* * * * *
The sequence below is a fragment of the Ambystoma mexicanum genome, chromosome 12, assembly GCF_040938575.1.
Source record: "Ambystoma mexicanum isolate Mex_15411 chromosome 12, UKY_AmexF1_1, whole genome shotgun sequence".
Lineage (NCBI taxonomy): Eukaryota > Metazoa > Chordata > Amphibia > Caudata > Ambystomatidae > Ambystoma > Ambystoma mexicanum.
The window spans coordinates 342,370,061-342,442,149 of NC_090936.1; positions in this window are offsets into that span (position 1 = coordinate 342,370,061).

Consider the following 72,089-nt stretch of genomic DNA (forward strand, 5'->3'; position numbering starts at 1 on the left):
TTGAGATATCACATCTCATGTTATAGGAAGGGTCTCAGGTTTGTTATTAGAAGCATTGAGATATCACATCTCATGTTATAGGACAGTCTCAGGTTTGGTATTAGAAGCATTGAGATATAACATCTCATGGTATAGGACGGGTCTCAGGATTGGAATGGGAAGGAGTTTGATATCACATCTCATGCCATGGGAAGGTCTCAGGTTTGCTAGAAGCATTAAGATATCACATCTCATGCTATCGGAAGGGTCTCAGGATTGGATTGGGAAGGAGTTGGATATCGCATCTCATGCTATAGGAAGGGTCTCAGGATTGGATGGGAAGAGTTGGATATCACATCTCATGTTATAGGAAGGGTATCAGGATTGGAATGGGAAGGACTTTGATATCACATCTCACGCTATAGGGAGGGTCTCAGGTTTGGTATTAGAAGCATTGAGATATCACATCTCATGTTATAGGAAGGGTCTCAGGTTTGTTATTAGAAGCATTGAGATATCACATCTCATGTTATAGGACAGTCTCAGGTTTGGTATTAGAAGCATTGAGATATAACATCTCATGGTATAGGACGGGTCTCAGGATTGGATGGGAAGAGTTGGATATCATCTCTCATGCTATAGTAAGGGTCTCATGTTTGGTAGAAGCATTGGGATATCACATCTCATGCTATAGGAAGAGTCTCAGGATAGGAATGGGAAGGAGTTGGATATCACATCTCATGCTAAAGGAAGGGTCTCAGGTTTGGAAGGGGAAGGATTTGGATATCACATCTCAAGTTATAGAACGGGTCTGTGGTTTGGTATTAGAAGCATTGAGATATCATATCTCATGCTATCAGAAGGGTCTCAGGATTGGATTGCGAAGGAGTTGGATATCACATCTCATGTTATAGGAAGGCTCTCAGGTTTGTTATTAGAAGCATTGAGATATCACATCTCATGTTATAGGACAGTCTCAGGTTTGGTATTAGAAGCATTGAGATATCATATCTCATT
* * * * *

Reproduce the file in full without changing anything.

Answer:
The sequence below is a fragment of the Ambystoma mexicanum genome, chromosome 12, assembly GCF_040938575.1.
Source record: "Ambystoma mexicanum isolate Mex_15411 chromosome 12, UKY_AmexF1_1, whole genome shotgun sequence".
Lineage (NCBI taxonomy): Eukaryota > Metazoa > Chordata > Amphibia > Caudata > Ambystomatidae > Ambystoma > Ambystoma mexicanum.
The window spans coordinates 342,370,061-342,442,149 of NC_090936.1; positions in this window are offsets into that span (position 1 = coordinate 342,370,061).

Consider the following 72,089-nt stretch of genomic DNA (forward strand, 5'->3'; position numbering starts at 1 on the left):
TTGAGATATCACATCTCATGTTATAGGAAGGGTCTCAGGTTTGTTATTAGAAGCATTGAGATATCACATCTCATGTTATAGGACAGTCTCAGGTTTGGTATTAGAAGCATTGAGATATAACATCTCATGGTATAGGACGGGTCTCAGGATTGGAATGGGAAGGAGTTTGATATCACATCTCATGCCATGGGAAGGTCTCAGGTTTGCTAGAAGCATTAAGATATCACATCTCATGCTATCGGAAGGGTCTCAGGATTGGATTGGGAAGGAGTTGGATATCGCATCTCATGCTATAGGAAGGGTCTCAGGATTGGATGGGAAGAGTTGGATATCACATCTCATGTTATAGGAAGGGTATCAGGATTGGAATGGGAAGGACTTTGATATCACATCTCACGCTATAGGGAGGGTCTCAGGTTTGGTATTAGAAGCATTGAGATATCACATCTCATGTTATAGGAAGGGTCTCAGGTTTGTTATTAGAAGCATTGAGATATCACATCTCATGTTATAGGACAGTCTCAGGTTTGGTATTAGAAGCATTGAGATATAACATCTCATGGTATAGGACGGGTCTCAGGATTGGATGGGAAGAGTTGGATATCATCTCTCATGCTATAGTAAGGGTCTCATGTTTGGTAGAAGCATTGGGATATCACATCTCATGCTATAGGAAGAGTCTCAGGATAGGAATGGGAAGGAGTTGGATATCACATCTCATGCTAAAGGAAGGGTCTCAGGTTTGGAAGGGGAAGGATTTGGATATCACATCTCAAGTTATAGAACGGGTCTGTGGTTTGGTATTAGAAGCATTGAGATATCATATCTCATGCTATCAGAAGGGTCTCAGGATTGGATTGCGAAGGAGTTGGATATCACATCTCATGTTATAGGAAGGCTCTCAGGTTTGTTATTAGAAGCATTGAGATATCACATCTCATGTTATAGGACAGTCTCAGGTTTGGTATTAGAAGCATTGAGATATCATATCTCATT